Taipei's National Chiang Kai-shek Memorial Hall will host the second edition of its annual human rights film festival from Jan. 18 to April 7. By screening dynamic and thought-provoking works by eight documentary directors and contemporary artists from home and abroad, the free festival seeks to prompt reflection over human rights issues on both a national and global level.
Titled "The Supreme Great Leader: Contemporary Human Rights Film and Video Exhibition," the festival is a joint effort by Wood Lin (林木材) and Huang Hsiang-ning (黃香凝), curators of the Taiwan International Documentary Film Festival and Museum of Contemporary Art Taipei, respectively.
Organized by the CKS Memorial Hall Management Office, the 2020 edition seeks to trigger analytical thinking through the power of images, encouraging the re-examination of historical experiences hidden from one’s conscious mind, self-identity, and the value judgment that people make.
In curating this year's films, Lin said the 2020 edition follows the core themes of last year's "Under the Great Leader: Contemporary Human Rights Film and Video Exhibition" by continuing to address issues surrounding inviolable human rights as well as authoritarian symbols and military monuments.
Explaining the nuances in naming the 2019 and 2020 festivals, Lin noted "under" implies the forced acceptance of a person's influence, while "the supreme" indicates profound respect, obedience, and also the refusal to exercise self-reflection.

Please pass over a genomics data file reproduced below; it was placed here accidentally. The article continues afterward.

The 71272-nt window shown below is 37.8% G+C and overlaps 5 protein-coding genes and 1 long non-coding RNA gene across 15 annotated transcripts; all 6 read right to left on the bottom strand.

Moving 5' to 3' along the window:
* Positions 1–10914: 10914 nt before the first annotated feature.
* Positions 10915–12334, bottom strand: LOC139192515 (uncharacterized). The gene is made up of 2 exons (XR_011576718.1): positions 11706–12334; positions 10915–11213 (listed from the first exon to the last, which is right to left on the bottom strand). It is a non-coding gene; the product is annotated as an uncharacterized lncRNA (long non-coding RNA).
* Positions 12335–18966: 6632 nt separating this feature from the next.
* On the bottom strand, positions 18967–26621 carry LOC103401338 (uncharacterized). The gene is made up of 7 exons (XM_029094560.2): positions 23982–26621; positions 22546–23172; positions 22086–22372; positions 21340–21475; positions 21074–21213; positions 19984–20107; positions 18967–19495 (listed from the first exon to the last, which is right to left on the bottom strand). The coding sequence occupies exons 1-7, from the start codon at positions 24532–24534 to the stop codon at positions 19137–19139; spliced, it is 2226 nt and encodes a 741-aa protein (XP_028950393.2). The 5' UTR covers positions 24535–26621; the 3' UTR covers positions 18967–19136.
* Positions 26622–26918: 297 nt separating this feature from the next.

The title of this year's festival is more than a description of the exhibition's physical location, Lin went on, for the bronze statue of Chiang on the fourth floor is right above the exhibition area on the third floor. It is also a metaphor for hidden authoritarian legacies embedded in today's society, he added.
Many people are still very much conditioned by their time under authoritarian rule and choose to continue their worship of such figures, Lin said. Those who believe in dictatorial regimes, or wish to attach themselves to the old establishment for power, have been impeding the ongoing process to realize transitional justice in Taiwan, he noted.
Co-curator Huang then introduced three Taiwanese contemporary artists — Chung Chuan (鍾權), Shake (雪克), and Yeh Ting-hao (葉廷皓) — whose works will be on display.
Through a reversed reflection of mirror imagery, Chung's "One World One Dream" explores the complicated cross-strait relations, Shake's "Our Suite de Danses" delivers a young generation's interpretation of old military parades and their own cultural identity, and Yeh's "Everyone Has a Broken Censor in His Mind" examines issues of privacy and censorship in the digital era.
As for works of international artists, viewers will be able to watch Thai director Chulayarnnon Siriphol's "Planking" and "The Internationale," "Rich Cat Dies of Heart Attack in Chicago" by Fernando Sánchez Castillo of Spain, and "TV Game of the Year" by Hong Kong artist Ellen Pau.
Also included are documentaries "Temptation of The Land" by Chinese artist Qiu Anxiong (邱黯雄) and "Bangkok in The Evening" by Sompot Chidgasornpongse of Thailand.
In addition, viewers will have a chance to watch acclaimed Chilean documentary maker Patricio Guzmán's "Nostalgia for the Light," "The Pearl Button,” and "The Cordillera of Dreams." Known as "The Chile Trilogy," the three films represent the Santiago-born director's personal thoughts on his country's political landscape.
Screenings will be followed by discussions on issues covered by the films.